Sat 01-Nov-08 09:14 AM | edited Thu 08-Jan-09 08:16 PM by James23p
So lets see all those Holiday shots and enjoy the season
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Hey everyone. My first post and first picture. I just got my D60 last week and have been really enjoying the camera. This shot was taken with my 55-200 lense, f4.5, 1/60, ISO100, -1.7 exp. comp. and center weighted metering. Hope everyone likes it.
I need help with some snow shots. Today is a big Lake Effect Snow, and I recently bought a raincoat for my D40X, the
Kata KAE702CRC E-702 Elements Cover, from B&H (local Ritz does not carry it). Excellent product.
I did some frost pics yesterday, but hating high ISO numbers, there were some lost due to motion (ISO was 100) and I did this in the shade before the sun melted the ice on the pine cones, even though the sun was out.
So today...storm clouds block light, so shall I up the ISO to get snow shots? I do not just want the snow falling, but other stuff. Like individual flakes on a black background, etc.
Thanks so much.
From the Noreaster, In the Noreast. Bob Z., "Zukester"
Terry D40 N8008 Nikon AF-S DX 18-55mm 3.5-5.6 G II ED Nikon AF-S DX 55-200mm 4.5-5.6 DX AFS Promaster AF 28-70mm f/3.5-4.5 Promaster AF 70-300mm f/4-5.6 Tele/Macro Vivitar AF 70-210mm f/4.5-5.6 Sigma 55-200mm f/4-5.6 DC Vivitar 550FD Nikon SB-18
I spent the new years with my girlfriend and friends at the Summernats car fest in canberra. Nice, hot aussie new years. This isn't the best photo of the bunch but it very much sums up how i felt about my week away.
Pls remember to list the EXIF information so we know which settings on the camera you used to achieve your shot.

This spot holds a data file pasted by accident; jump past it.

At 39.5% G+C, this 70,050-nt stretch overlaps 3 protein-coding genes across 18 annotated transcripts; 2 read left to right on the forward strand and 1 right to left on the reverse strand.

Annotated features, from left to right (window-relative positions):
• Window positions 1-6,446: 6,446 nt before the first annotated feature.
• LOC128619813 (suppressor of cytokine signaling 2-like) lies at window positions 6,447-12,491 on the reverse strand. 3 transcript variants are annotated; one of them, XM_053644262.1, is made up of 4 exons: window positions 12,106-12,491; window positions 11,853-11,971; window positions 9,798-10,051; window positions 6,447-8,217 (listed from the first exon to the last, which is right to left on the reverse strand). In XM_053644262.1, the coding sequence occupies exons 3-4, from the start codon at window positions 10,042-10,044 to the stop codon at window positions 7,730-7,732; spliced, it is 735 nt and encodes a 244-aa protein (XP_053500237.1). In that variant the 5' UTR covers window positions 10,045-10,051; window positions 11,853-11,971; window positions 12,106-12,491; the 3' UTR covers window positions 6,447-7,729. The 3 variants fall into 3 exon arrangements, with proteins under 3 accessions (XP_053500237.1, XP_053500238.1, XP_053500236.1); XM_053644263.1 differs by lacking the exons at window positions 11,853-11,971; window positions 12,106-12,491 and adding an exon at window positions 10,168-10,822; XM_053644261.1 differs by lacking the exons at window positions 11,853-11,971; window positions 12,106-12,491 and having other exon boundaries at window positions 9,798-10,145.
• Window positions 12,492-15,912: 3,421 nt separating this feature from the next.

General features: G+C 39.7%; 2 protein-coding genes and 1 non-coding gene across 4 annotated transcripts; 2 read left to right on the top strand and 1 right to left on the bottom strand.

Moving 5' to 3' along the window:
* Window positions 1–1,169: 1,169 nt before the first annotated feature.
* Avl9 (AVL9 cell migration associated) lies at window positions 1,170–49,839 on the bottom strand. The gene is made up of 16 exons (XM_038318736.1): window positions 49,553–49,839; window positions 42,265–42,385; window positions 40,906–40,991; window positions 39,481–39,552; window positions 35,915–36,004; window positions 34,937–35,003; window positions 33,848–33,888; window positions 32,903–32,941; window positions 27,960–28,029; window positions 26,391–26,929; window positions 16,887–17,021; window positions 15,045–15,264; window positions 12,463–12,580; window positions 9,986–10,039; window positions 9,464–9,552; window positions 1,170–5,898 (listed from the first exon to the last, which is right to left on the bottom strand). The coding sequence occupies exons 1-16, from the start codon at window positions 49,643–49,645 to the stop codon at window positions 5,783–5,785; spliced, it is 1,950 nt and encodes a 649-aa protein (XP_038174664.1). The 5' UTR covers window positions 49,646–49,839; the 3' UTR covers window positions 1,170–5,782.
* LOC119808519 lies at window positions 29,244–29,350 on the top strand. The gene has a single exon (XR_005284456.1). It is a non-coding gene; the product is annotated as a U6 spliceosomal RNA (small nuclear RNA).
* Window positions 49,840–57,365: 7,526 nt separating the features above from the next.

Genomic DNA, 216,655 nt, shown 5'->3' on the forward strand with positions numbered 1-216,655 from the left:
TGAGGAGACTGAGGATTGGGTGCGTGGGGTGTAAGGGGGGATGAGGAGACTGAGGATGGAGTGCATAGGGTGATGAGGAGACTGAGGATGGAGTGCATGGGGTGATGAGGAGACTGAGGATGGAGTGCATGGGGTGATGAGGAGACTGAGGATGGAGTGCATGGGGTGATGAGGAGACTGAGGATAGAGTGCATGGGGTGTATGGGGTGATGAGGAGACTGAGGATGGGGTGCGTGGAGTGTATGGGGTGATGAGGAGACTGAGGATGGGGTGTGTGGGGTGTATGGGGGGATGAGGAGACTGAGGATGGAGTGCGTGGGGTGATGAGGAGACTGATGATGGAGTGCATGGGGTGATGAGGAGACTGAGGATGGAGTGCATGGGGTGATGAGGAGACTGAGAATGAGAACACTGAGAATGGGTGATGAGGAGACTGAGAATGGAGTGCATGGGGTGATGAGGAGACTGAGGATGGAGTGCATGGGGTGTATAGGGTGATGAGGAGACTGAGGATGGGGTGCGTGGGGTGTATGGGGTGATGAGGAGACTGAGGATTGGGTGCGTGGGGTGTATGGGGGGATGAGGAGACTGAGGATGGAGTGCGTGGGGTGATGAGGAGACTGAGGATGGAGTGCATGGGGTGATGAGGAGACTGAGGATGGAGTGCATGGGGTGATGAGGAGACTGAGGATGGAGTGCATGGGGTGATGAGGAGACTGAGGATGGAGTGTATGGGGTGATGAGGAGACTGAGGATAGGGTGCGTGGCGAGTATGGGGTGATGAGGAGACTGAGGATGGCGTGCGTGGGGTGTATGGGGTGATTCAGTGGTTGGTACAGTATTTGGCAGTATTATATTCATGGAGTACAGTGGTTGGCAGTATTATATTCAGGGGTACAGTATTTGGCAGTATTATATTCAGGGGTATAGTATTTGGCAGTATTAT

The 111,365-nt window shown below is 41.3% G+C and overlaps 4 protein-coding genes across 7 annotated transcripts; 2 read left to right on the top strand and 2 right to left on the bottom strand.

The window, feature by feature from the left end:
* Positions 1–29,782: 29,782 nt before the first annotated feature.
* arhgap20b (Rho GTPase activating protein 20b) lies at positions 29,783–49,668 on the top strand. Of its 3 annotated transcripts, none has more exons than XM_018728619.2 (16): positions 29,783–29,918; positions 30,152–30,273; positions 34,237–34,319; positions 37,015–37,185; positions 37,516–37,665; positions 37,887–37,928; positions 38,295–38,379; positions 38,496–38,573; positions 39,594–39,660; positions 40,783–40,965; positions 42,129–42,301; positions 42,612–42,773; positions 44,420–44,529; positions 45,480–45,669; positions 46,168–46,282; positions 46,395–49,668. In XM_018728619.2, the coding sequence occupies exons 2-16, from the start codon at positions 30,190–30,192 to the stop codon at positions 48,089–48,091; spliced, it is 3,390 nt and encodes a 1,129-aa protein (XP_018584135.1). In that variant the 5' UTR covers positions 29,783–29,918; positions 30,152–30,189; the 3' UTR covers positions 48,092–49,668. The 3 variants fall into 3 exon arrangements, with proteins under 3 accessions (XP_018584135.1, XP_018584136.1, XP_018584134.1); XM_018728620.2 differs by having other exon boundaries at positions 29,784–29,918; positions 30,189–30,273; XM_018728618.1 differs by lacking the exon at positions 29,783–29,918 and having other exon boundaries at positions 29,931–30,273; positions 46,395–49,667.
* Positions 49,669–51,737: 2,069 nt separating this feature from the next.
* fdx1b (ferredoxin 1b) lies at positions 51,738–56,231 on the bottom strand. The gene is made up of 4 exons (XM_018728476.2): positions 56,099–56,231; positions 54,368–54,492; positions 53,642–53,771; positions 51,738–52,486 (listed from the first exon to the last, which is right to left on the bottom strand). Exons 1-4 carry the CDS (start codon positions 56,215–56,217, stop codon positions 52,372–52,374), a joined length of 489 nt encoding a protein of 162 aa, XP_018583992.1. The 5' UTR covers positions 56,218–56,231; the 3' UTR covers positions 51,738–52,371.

If I may be critical for the purpose of enlightenment, I feel that direct flash is very harsh and should be avoided. Some ppl use diffusers which softens the flash effect which can produce very natural colours/shades.
Since you are taking a shot of an inanimate object, I would suggest you use a slower shutter speed, larger aperture (watch your DOF when adjusting aperture tho) and adjust ISO to achieve the same result. You will find that using A mode, even with shutter speeds of 1 or 2 seconds will produce a very natural and warm shot.
Try it when you have a chance to see the difference. If you need further assistance then pls post your question in this forum- you will have a lot of people eager to help you.
Pls remember to take my criticism as constructive with the goal of bringing the best out of you.
| +-- JDMils | +-- D60 +-- AF-S DX NIKKOR 18-55mm f/3.5-5.6G VR +-- AF-S NIKKOR 50mm f/1.4G +-- HOYA 52mm Clear PRO1 DIGITAL Protector Filter DMC LPF (on the 18-55) +-- HOYA 58mm Clear SKYLIGHT Protector Filter (on the 50) | +-- Navman forums at http://firstname.lastname@example.org |
Thanks for the tips. I can handle constructive criticism!
I will be sure to add the EXIF info next time. For this oranament photo above it was: 30mm, F/4.8, 1/125sec, ISO100. (and as I stated, I set none of this - strictly auto settings)
The tree was already down when I posted that picture, so unfortunately I couldn't re-try a similar shot with your suggestions. However, I was going back to look at other ornament images, and I see what you mean about the harsh light. I had a few (flash-free) that were much softer/warmer/more natural... but I had trouble with focus (no tripod).
I don't yet know much about setting my own aperature, or how the different settings affect each other... I have lots to learn, and lots to practice...